Fury and Wilder post career heaviest weights ahead of title fight

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October 8 (Reuters) – Heavyweights Tyson Fury and Deontay Wilder tipped the scales at their biggest weight yet on the eve of their highly anticipated third fight in Las Vegas on Saturday with the WBC belt on the line.

Fury, who recovered from a 12th round reversal in their first meeting to win a draw before outscoring Wilder 20 months ago to take the strap on, weighed 277 pounds, five pounds heavier than during their second fight.

An amplified Fury, who wore a black-brimmed hat in an apparent nod to WWE wrestler The Undertaker, was extremely confident that he would emerge victorious from the trilogy fight.

When asked what the extra weight on his 6’9 “frame meant, the undefeated” Gypsy King “of Wythenshawe, England, didn’t mince words.

“It means total erasure, total annihilation!” Fury shouted at a supportive crowd gathered for the weigh-in at the MGM Grand Garden Arena.

“That’s what 277 pounds mean to me.”

Outsider Wilder weighed 238 pounds, seven pounds heavier than when they last met.

Boxing – Tyson Fury v Deontay Wilder Weigh-in – MGM Grand Garden Arena, Las Vegas, Nevada, USA – October 8, 2021 Deontay Wilder at the official REUTERS / Steve Marcus weigh-in

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The Tuscaloosa, Ala., Playoff artist kept his emotions in check this week and was generally unwilling to engage with the talkative Fury at Wednesday’s press conference or weigh-in, which neither featured nor neither the traditional face-to-face.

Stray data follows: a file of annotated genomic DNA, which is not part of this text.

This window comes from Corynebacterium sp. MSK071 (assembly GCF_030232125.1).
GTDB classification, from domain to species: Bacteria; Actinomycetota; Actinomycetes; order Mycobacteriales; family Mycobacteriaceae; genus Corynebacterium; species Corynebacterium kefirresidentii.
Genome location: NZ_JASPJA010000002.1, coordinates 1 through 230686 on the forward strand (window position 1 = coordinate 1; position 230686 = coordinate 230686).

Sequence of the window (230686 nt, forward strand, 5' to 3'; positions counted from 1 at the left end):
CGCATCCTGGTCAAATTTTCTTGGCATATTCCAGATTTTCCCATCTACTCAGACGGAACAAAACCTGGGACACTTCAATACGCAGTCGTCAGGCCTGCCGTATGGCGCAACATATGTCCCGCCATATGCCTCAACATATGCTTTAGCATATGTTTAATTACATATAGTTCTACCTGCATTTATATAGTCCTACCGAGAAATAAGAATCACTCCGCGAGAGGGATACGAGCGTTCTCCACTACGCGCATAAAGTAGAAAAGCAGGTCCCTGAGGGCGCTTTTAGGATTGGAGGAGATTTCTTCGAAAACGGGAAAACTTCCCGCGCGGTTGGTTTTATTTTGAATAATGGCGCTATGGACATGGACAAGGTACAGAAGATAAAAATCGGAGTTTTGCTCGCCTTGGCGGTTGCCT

“Calm is the key to the storm,” Wilder said.

“I try to be calm in this fight so that I can make good decisions and show people who I am.

“We have rejuvenated, reinvented ourselves. Redemption is upon us and I can’t wait to show the world what I am.”

The 39-pound weight difference marks the smallest differential between the two so far, but Fury said he welcomes the bigger Wilder.

“It will make him slower. He can’t carry his weight like I can. He’s not a natural big heavyweight, he’s a natural little man,” Fury said of the lean 6ft Wilder. 7 in.

The winner is expected to face Ukrainian Oleksandr Usyk, who holds the other three titles, for a chance of becoming the first undisputed heavyweight champion since Lennox Lewis 21 years ago.

Reporting by Rory Carroll in Los Angeles Editing by Christian Radnedge

Our Standards: The Thomson Reuters Trust Principles.


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